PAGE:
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UK needs to spend £90bn on 750,000 new jobs

The UK should spend £90bn on 750,000 new “shovel-ready” jobs to stop the unemployment rate rising to 10pc, according to Bank of England Monetary Policy Committee (MPC) member David Blanchflower. Professor Blanchflower, the only member of the MPC to vote consistently for interest rate cuts, suggested that drastic fiscal stimulus measures were needed to prevent job losses creeping up to 3m. At a speech last night at the University of Stirling, he said that monetary policy measures were not enough and direct intervention into the labour market was needed immediately. He advised the Government to embark on large-scale job creation scheme that could begin immediately, with “particular emphasis on shovel ready projects that can be started quickly”, and many public sector bodies could be given increased funding for two years. Blanchflower also advocates raising the school leaving age to 18 to keep young people out of dole queues.

We have been saying much the same thing for months –

 but with the qualification that is is not mere job creation schemes that are needed. The last time we had job creation schemes, in the 1980s, too many of the projects were useless make-work activities which were expensive to set up, difficult to manage and produced nothing of lasting value. To be put to work on such schemes was little better than a community service sentence and demoralising both to those on the schemes and the people who managed them.

The schemes must be real projects that catch up on the backlog of neglected infrastructure – run-down public buildings, potholed roads and broken pavements – and on new infrastructure that increases people’s capacity to create wealth. Network Rail, for instance, has a long wish-list which at present rates of investment will take till the mid-2020s to implement but which could usefully be brought forward. And since useful infrastructure creates and enhances land value, this work should be paid for out of the revenue from an ad valorem tax on the rental value of land. Otherwise, it will just set off the next boom-bust cycle and give the country a severe dose of inflation into the bargain.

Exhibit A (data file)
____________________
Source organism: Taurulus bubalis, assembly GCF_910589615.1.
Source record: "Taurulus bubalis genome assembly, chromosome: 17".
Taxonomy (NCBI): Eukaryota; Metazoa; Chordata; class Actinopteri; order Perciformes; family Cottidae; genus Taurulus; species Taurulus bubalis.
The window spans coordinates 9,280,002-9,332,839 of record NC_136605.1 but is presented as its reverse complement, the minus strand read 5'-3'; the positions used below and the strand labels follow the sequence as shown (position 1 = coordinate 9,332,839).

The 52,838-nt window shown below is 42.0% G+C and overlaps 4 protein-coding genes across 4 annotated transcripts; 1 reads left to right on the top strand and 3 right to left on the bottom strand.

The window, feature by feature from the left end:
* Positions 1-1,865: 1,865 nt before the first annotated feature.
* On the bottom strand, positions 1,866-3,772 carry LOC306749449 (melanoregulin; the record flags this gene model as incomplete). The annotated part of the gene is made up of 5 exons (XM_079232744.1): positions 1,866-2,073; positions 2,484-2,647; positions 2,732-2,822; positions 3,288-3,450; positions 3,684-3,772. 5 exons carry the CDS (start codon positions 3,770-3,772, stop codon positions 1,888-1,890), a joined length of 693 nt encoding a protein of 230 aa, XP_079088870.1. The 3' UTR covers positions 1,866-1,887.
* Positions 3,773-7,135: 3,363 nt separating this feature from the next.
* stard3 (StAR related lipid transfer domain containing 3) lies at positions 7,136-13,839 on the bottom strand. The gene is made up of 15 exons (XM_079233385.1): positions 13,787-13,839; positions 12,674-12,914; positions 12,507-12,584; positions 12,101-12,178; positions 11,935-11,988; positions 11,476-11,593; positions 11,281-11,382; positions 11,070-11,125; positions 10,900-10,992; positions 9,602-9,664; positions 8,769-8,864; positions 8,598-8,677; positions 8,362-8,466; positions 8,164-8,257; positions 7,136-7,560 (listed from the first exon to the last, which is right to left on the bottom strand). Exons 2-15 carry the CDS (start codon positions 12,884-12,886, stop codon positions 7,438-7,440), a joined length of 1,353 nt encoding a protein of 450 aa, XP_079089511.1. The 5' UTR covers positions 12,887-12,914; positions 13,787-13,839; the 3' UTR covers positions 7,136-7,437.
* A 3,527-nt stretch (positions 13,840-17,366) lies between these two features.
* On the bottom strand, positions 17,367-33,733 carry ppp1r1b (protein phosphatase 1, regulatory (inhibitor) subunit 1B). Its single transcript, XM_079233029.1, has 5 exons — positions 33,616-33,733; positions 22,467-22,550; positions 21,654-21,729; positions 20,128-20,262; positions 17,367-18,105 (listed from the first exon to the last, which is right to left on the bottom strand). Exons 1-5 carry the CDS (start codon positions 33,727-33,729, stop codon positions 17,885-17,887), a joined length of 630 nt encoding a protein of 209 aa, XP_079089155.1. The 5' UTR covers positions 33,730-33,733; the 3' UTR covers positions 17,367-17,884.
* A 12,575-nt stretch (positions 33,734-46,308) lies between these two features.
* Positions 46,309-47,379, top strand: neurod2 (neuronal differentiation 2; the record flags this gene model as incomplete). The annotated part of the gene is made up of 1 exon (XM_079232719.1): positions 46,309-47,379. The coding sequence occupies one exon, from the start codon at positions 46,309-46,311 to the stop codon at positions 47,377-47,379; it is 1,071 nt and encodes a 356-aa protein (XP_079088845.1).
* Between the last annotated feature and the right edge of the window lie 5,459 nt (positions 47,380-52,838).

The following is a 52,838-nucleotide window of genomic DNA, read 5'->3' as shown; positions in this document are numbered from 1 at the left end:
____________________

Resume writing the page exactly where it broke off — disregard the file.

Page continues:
As for raising the school leaving age to 18 – it is not a good start to anyone’s working life to be send out of school into the dole queue but one has to ask what exactly these 18-year-olds would be doing if they stayed in school? One might envisage training schemes of various kinds, for example working with voluntary groups such as working museums and preservation groups where they could learn all sorts of useful skills under the supervision of experienced artisans, often now long past retirement age and keen to pass on their knowledge. But it is unlikely that anything so sensible will happen – though it would be nice to be proved wrong.

Read full Daily Telegraph article